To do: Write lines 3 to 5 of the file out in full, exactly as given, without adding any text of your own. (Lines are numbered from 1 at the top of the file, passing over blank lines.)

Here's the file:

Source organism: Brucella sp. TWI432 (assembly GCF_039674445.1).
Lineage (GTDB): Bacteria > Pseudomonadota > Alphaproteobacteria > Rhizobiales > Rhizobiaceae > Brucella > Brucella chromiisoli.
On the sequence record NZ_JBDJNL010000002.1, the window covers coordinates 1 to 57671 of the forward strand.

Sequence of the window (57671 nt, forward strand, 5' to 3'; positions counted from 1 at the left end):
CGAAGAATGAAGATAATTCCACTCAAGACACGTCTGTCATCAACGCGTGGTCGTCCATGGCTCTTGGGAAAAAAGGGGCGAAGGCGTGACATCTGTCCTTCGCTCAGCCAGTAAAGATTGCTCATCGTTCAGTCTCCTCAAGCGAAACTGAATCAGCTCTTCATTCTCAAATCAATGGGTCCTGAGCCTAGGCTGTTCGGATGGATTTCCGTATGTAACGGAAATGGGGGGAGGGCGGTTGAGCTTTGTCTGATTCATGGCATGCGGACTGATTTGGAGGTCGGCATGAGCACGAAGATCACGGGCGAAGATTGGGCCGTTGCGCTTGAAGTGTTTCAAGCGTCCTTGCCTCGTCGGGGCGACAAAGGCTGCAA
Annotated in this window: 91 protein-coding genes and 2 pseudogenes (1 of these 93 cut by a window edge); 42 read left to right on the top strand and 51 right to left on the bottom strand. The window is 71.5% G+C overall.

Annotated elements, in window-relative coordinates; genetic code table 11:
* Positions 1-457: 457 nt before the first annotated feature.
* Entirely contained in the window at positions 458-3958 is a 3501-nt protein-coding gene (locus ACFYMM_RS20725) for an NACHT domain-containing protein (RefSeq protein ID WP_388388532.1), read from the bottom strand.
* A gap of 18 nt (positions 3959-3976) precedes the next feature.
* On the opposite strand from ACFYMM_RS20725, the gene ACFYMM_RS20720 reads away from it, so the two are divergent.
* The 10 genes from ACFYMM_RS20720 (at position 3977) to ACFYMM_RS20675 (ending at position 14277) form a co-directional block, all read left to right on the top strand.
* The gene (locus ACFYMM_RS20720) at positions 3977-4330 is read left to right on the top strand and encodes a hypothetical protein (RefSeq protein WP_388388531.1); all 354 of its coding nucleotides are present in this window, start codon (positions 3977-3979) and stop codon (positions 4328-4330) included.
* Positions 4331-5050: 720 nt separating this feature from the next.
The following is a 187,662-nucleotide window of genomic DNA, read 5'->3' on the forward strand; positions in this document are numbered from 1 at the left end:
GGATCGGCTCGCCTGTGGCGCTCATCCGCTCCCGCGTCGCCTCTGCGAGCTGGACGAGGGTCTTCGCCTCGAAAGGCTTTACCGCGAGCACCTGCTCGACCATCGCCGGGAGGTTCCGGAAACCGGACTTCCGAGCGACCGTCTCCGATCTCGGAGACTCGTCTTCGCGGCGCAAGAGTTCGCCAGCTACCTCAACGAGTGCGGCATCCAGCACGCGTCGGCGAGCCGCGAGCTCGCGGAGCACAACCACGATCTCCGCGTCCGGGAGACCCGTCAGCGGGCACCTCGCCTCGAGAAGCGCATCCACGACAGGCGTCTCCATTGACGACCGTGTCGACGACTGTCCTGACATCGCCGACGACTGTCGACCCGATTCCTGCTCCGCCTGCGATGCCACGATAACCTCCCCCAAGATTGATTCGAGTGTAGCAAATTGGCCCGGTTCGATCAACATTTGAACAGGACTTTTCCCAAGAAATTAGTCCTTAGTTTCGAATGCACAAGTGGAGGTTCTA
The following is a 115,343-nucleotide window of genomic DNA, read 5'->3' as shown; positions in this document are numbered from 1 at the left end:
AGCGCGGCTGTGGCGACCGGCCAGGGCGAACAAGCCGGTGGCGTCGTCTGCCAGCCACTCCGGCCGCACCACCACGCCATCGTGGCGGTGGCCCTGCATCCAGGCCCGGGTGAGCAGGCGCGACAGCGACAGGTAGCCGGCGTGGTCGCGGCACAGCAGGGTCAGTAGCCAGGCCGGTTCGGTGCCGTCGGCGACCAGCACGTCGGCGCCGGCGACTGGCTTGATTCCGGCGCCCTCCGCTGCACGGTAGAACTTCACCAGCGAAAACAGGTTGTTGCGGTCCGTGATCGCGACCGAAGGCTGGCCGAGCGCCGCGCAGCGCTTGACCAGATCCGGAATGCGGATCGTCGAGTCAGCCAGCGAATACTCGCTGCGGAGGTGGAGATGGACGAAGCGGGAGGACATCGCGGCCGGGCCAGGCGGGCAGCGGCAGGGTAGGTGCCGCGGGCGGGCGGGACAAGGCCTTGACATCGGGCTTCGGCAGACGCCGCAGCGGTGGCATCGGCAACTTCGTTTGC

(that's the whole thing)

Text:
On the sequence record NZ_JBDJNL010000002.1, the window covers coordinates 1 to 57671 of the forward strand.

Sequence of the window (57671 nt, forward strand, 5' to 3'; positions counted from 1 at the left end):
CGAAGAATGAAGATAATTCCACTCAAGACACGTCTGTCATCAACGCGTGGTCGTCCATGGCTCTTGGGAAAAAAGGGGCGAAGGCGTGACATCTGTCCTTCGCTCAGCCAGTAAAGATTGCTCATCGTTCAGTCTCCTCAAGCGAAACTGAATCAGCTCTTCATTCTCAAATCAATGGGTCCTGAGCCTAGGCTGTTCGGATGGATTTCCGTATGTAACGGAAATGGGGGGAGGGCGGTTGAGCTTTGTCTGATTCATGGCATGCGGACTGATTTGGAGGTCGGCATGAGCACGAAGATCACGGGCGAAGATTGGGCCGTTGCGCTTGAAGTGTTTCAAGCGTCCTTGCCTCGTCGGGGCGACAAAGGCTGCAA